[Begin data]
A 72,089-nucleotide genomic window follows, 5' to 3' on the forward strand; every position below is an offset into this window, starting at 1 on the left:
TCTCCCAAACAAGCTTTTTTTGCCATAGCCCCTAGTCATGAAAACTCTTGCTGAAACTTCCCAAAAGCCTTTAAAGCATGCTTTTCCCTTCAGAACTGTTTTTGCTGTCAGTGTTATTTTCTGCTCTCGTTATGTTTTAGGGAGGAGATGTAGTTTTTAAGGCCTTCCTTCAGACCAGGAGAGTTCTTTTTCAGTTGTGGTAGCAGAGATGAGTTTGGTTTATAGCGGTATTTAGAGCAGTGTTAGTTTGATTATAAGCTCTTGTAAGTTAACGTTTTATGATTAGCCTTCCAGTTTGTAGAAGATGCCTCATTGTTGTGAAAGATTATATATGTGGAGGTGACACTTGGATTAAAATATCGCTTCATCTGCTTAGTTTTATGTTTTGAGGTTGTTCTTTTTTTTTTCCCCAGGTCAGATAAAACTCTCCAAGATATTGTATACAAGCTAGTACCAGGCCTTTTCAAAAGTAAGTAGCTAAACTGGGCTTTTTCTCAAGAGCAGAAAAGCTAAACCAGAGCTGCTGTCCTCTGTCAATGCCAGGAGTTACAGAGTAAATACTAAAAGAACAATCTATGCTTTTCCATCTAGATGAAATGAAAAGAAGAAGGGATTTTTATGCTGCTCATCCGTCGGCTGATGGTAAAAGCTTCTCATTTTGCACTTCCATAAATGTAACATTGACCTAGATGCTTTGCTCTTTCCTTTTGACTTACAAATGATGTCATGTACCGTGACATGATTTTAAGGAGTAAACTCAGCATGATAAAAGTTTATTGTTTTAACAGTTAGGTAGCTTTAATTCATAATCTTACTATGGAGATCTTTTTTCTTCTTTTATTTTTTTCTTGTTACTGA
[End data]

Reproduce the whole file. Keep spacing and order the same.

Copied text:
A 72,089-nucleotide genomic window follows, 5' to 3' on the forward strand; every position below is an offset into this window, starting at 1 on the left:
TCTCCCAAACAAGCTTTTTTTGCCATAGCCCCTAGTCATGAAAACTCTTGCTGAAACTTCCCAAAAGCCTTTAAAGCATGCTTTTCCCTTCAGAACTGTTTTTGCTGTCAGTGTTATTTTCTGCTCTCGTTATGTTTTAGGGAGGAGATGTAGTTTTTAAGGCCTTCCTTCAGACCAGGAGAGTTCTTTTTCAGTTGTGGTAGCAGAGATGAGTTTGGTTTATAGCGGTATTTAGAGCAGTGTTAGTTTGATTATAAGCTCTTGTAAGTTAACGTTTTATGATTAGCCTTCCAGTTTGTAGAAGATGCCTCATTGTTGTGAAAGATTATATATGTGGAGGTGACACTTGGATTAAAATATCGCTTCATCTGCTTAGTTTTATGTTTTGAGGTTGTTCTTTTTTTTTTCCCCAGGTCAGATAAAACTCTCCAAGATATTGTATACAAGCTAGTACCAGGCCTTTTCAAAAGTAAGTAGCTAAACTGGGCTTTTTCTCAAGAGCAGAAAAGCTAAACCAGAGCTGCTGTCCTCTGTCAATGCCAGGAGTTACAGAGTAAATACTAAAAGAACAATCTATGCTTTTCCATCTAGATGAAATGAAAAGAAGAAGGGATTTTTATGCTGCTCATCCGTCGGCTGATGGTAAAAGCTTCTCATTTTGCACTTCCATAAATGTAACATTGACCTAGATGCTTTGCTCTTTCCTTTTGACTTACAAATGATGTCATGTACCGTGACATGATTTTAAGGAGTAAACTCAGCATGATAAAAGTTTATTGTTTTAACAGTTAGGTAGCTTTAATTCATAATCTTACTATGGAGATCTTTTTTCTTCTTTTATTTTTTTCTTGTTACTGA